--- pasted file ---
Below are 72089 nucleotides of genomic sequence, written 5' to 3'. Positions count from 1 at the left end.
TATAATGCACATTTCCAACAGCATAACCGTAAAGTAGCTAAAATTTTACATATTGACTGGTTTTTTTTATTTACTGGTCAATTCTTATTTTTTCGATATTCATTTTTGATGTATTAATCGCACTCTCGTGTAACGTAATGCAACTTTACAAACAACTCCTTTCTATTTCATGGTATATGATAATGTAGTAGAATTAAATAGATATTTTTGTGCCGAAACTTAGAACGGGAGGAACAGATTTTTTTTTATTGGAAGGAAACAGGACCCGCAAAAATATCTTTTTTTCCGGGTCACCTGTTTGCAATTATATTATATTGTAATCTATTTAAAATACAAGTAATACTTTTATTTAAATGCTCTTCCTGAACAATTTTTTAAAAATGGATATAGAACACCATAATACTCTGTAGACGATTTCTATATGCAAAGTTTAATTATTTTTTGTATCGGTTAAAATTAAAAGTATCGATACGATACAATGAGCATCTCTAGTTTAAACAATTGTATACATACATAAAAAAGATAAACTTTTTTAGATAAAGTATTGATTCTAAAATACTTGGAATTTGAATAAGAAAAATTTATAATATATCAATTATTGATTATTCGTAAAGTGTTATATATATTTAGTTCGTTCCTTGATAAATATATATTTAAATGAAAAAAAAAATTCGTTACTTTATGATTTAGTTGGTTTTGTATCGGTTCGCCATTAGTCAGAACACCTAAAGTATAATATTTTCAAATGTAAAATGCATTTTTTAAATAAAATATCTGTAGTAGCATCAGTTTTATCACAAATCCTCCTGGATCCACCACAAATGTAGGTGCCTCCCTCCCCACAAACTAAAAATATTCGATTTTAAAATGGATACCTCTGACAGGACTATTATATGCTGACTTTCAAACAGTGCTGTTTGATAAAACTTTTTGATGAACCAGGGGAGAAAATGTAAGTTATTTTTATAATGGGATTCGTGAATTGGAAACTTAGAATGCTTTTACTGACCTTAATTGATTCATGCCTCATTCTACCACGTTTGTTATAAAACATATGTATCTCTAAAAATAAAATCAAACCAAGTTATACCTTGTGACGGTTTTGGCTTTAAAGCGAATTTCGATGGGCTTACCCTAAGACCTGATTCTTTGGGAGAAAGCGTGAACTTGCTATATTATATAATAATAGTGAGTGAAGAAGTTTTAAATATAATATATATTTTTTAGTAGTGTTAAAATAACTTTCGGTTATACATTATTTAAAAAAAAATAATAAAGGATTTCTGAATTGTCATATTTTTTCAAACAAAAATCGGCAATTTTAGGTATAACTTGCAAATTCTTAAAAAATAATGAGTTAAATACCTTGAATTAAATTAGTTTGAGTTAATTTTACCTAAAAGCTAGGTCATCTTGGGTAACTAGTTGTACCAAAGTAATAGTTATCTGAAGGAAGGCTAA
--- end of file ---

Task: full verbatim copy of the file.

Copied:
Below are 72089 nucleotides of genomic sequence, written 5' to 3'. Positions count from 1 at the left end.
TATAATGCACATTTCCAACAGCATAACCGTAAAGTAGCTAAAATTTTACATATTGACTGGTTTTTTTTATTTACTGGTCAATTCTTATTTTTTCGATATTCATTTTTGATGTATTAATCGCACTCTCGTGTAACGTAATGCAACTTTACAAACAACTCCTTTCTATTTCATGGTATATGATAATGTAGTAGAATTAAATAGATATTTTTGTGCCGAAACTTAGAACGGGAGGAACAGATTTTTTTTTATTGGAAGGAAACAGGACCCGCAAAAATATCTTTTTTTCCGGGTCACCTGTTTGCAATTATATTATATTGTAATCTATTTAAAATACAAGTAATACTTTTATTTAAATGCTCTTCCTGAACAATTTTTTAAAAATGGATATAGAACACCATAATACTCTGTAGACGATTTCTATATGCAAAGTTTAATTATTTTTTGTATCGGTTAAAATTAAAAGTATCGATACGATACAATGAGCATCTCTAGTTTAAACAATTGTATACATACATAAAAAAGATAAACTTTTTTAGATAAAGTATTGATTCTAAAATACTTGGAATTTGAATAAGAAAAATTTATAATATATCAATTATTGATTATTCGTAAAGTGTTATATATATTTAGTTCGTTCCTTGATAAATATATATTTAAATGAAAAAAAAAATTCGTTACTTTATGATTTAGTTGGTTTTGTATCGGTTCGCCATTAGTCAGAACACCTAAAGTATAATATTTTCAAATGTAAAATGCATTTTTTAAATAAAATATCTGTAGTAGCATCAGTTTTATCACAAATCCTCCTGGATCCACCACAAATGTAGGTGCCTCCCTCCCCACAAACTAAAAATATTCGATTTTAAAATGGATACCTCTGACAGGACTATTATATGCTGACTTTCAAACAGTGCTGTTTGATAAAACTTTTTGATGAACCAGGGGAGAAAATGTAAGTTATTTTTATAATGGGATTCGTGAATTGGAAACTTAGAATGCTTTTACTGACCTTAATTGATTCATGCCTCATTCTACCACGTTTGTTATAAAACATATGTATCTCTAAAAATAAAATCAAACCAAGTTATACCTTGTGACGGTTTTGGCTTTAAAGCGAATTTCGATGGGCTTACCCTAAGACCTGATTCTTTGGGAGAAAGCGTGAACTTGCTATATTATATAATAATAGTGAGTGAAGAAGTTTTAAATATAATATATATTTTTTAGTAGTGTTAAAATAACTTTCGGTTATACATTATTTAAAAAAAAATAATAAAGGATTTCTGAATTGTCATATTTTTTCAAACAAAAATCGGCAATTTTAGGTATAACTTGCAAATTCTTAAAAAATAATGAGTTAAATACCTTGAATTAAATTAGTTTGAGTTAATTTTACCTAAAAGCTAGGTCATCTTGGGTAACTAGTTGTACCAAAGTAATAGTTATCTGAAGGAAGGCTAA